The departure of her governess has vexed Emma though, and bored and feeling mischievous Emma decides to take on a new plaything -- a young impressionable Harriet Smith -- and play match-maker. In the rustic bubble that is the lower British aristocracy, there is no crime, poverty, and disease, and everyone ends up marrying their rich, well-to-do, and articulate cousin or neighbor anyway. Marriage then is a very low-stakes game, but because it is a game people -- especially Emma -- take it far too seriously, and seek to marry for the greatest advantage possible (marriage is for "security, stability, and improvement" in her words). In her silly game-playing Emma mischievously plays with the feelings of all those around her, and in her silly mischief ends up marrying herself to the perfect man.

I did not enjoy "Emma" as much as I thought I would. Sometimes, the writing is beautiful and musical, as per Austen's intention. But sometimes it can be clunky and overwrought as well. The plot -- if what happens can be called a plot -- is low-stakes and meaningless, empty and silly gossip and chatter in people's parlour-rooms. And insight into the priorities of high-born women intent on marriage -- especially the evasiveness and trickiness of their emotions -- is better handled by Iris Murdoch and Edith Wharton.
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2 of 2 people found the following review helpful By Ornery, Swaggering, Piece of work on April 26, 2013
Format: Paperback
Emma I believe, is Austen's longest novel, and may be considered the most complex, indepth one.

The plot in short goes as follows: Emma Woodhouse, a wealthy, well-meaning but immature heir to Hartfield, in the village of Highbury, takes up the hobby of match-making. Emma attempts to bring together her friend Harriet Smith and Mr. Elton, with unsatisfying results. When Frank Churchill comes to visit his father, Mr. Weston, Emma and he make fast friends, much to the dismay of Mr. George Knightley, and sceme about Ms. Jane Fairfax. The story ends when Emma discovers her own true match, after many trials and tribulations.

The book starts out a touch slowly; don't give up too soon! This novel is well written (most Jane Austen stories are) and very funny, Emma Woodhouse is nearly impossible to dislike, even if you don't approve of what she's doing. There are many different characters, so you may have trouble remembering them all at first, after the first read it gets easier. You may find it helpful to see it as a movie first, Emma with Kate Beckinsale in the lead role is the best in my opinion.

This book is definately worth a read, it is most enjoyable.
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2 of 2 people found the following review helpful By Pam on November 22, 2011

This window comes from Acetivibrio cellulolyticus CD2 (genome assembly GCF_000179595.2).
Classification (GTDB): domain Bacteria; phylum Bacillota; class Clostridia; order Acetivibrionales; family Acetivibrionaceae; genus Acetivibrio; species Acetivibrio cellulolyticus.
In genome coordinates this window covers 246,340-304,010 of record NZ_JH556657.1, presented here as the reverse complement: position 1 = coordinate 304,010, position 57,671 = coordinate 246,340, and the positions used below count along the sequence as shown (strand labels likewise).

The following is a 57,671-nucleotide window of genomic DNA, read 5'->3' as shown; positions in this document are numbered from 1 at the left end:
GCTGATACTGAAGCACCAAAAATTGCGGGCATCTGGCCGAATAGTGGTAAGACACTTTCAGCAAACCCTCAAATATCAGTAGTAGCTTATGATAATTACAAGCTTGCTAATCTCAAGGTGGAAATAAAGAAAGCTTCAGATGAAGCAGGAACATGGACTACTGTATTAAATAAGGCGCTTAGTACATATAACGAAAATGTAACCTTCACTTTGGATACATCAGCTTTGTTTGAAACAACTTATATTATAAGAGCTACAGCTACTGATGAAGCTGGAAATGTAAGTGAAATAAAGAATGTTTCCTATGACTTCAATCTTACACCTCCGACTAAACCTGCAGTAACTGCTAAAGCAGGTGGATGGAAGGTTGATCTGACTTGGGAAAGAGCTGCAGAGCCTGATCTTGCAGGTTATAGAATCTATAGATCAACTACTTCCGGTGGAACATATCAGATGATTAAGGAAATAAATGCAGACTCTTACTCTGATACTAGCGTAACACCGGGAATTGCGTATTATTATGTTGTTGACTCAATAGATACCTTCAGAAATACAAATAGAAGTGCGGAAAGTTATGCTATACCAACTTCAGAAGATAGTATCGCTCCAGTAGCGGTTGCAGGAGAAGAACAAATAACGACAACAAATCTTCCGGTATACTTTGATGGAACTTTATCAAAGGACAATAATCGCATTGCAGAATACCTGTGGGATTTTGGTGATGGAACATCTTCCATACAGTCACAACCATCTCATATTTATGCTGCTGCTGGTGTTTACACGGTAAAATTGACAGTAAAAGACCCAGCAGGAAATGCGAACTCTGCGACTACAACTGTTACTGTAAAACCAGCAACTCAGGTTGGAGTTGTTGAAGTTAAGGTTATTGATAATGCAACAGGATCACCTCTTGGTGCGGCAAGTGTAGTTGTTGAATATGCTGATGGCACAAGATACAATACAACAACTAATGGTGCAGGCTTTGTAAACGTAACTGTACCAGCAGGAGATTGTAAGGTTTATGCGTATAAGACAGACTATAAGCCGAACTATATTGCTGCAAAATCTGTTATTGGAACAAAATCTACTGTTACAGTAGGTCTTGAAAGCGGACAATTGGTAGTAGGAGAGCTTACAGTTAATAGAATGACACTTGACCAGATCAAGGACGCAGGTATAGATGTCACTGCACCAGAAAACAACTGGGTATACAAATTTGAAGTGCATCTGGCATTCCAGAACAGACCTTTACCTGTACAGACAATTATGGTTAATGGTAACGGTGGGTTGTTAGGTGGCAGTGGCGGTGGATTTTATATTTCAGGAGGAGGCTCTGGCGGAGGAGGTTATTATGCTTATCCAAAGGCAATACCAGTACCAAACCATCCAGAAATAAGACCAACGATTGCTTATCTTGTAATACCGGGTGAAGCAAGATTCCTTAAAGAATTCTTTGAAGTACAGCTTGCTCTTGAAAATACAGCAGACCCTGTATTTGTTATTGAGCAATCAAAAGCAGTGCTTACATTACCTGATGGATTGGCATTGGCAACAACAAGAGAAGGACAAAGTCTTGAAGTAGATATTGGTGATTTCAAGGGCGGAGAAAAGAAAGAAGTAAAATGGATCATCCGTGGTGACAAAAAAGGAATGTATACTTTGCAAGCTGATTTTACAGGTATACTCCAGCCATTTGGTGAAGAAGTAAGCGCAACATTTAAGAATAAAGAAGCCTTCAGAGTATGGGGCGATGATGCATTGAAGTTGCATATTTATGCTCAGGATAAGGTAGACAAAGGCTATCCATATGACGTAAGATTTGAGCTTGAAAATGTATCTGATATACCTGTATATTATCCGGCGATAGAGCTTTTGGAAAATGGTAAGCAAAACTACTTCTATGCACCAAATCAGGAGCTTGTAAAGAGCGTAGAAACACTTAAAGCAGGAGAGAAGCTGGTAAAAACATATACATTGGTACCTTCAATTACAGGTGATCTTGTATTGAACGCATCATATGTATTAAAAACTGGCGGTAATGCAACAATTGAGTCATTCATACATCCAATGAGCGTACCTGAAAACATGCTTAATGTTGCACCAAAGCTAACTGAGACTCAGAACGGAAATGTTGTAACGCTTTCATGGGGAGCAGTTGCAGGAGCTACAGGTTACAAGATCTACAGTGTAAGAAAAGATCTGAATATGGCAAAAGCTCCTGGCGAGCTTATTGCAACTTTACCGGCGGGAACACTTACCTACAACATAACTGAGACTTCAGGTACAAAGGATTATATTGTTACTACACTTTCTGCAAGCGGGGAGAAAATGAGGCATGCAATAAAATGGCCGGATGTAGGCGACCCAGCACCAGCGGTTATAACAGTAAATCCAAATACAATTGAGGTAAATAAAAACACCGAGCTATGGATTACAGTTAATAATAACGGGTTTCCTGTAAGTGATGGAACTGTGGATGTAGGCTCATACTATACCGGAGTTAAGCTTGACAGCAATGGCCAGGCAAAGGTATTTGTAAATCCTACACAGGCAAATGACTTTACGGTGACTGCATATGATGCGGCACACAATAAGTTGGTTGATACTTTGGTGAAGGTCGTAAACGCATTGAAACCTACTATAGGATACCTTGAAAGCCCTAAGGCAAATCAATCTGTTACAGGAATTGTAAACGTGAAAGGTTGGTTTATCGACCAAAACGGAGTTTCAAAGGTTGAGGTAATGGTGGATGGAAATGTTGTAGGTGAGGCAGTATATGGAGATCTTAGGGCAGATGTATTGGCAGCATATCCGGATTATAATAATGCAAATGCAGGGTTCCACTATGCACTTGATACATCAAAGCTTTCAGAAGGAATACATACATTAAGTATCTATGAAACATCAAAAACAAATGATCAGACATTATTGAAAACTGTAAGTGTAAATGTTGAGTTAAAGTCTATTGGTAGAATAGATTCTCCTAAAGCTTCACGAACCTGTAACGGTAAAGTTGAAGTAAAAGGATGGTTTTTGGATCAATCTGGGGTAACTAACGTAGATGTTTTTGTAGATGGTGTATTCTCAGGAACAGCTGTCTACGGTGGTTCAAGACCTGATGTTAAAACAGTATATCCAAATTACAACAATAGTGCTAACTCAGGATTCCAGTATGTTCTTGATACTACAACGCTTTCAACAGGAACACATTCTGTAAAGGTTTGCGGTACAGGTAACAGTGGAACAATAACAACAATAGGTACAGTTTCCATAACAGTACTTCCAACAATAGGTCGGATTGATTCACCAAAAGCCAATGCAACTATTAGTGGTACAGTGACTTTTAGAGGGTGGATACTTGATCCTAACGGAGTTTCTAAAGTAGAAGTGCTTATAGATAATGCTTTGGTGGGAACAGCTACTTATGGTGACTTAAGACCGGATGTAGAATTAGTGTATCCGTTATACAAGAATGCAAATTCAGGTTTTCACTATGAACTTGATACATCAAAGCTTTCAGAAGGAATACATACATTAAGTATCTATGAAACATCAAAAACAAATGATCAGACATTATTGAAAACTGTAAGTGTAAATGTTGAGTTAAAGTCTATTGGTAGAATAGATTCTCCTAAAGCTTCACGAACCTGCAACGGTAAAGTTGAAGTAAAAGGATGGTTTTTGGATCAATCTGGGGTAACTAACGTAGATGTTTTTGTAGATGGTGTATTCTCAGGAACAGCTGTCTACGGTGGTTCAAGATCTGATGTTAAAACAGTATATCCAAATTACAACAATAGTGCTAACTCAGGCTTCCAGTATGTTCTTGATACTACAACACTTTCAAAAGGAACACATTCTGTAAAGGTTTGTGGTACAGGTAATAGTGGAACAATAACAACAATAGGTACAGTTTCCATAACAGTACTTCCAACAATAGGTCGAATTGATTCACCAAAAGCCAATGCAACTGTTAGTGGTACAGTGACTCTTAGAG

Format: Paperback
Jane Austen was a great author who without using too complex words made simple stories, with characters you can't forget. She had insights into human nature that make her story meaningful today just as it was in the early 1800's.
Emma is a beautiful and fortunate woman who has had only good luck. She thinks she knows it all. But really it's just she hasn't experienced the world. But this belief makes her get involved in the problems of others and disrupts her peaceful life. However it's not that serious, the results are comical and teaches you the important lesson to mind your own business!
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1 of 1 people found the following review helpful By Lorena on December 2, 2012
Format: Paperback Verified Purchase
This may very well be my second favorite Jane Austen book. The plot is ingenious, and the characters are hilarious. Dover does a good job of publishing, and this book is no exception. I highly recommend Emma!
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1 of 1 people found the following review helpful By S. Schaffer on August 25, 2012
Format: Paperback
Jane Austen's works are an extreme favorite of mine but this is not my favorite. Emma is really snobby and a meddler. Hers is not a personality I would want others to emulate but she is well meaning. Mr. Knightley is the best character of all. There are several very fun characters in this novel.
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1 of 1 people found the following review helpful By Torrance on July 11, 2012
Format: Paperback
I am not going to read through all the reviews to see if anyone had the same feeling I did when reading "Emma." I had just read six T. Hillerman books (very short) and some Le Carre recently, and it occurred to me that if J.A. was writing today, she would be a great mystery writer. One "struggles" to decipher who, where, and when. This is much more than a comedy of manners. Holmes would have been baffled by the twists and turns, the hints and allusions; and that is what made it so difficult to put this novel down. A "whodunit", if ever there was one. This was a much smoother reading experience than P&P which has a more intense love story. Girl gets boy makes fun reading.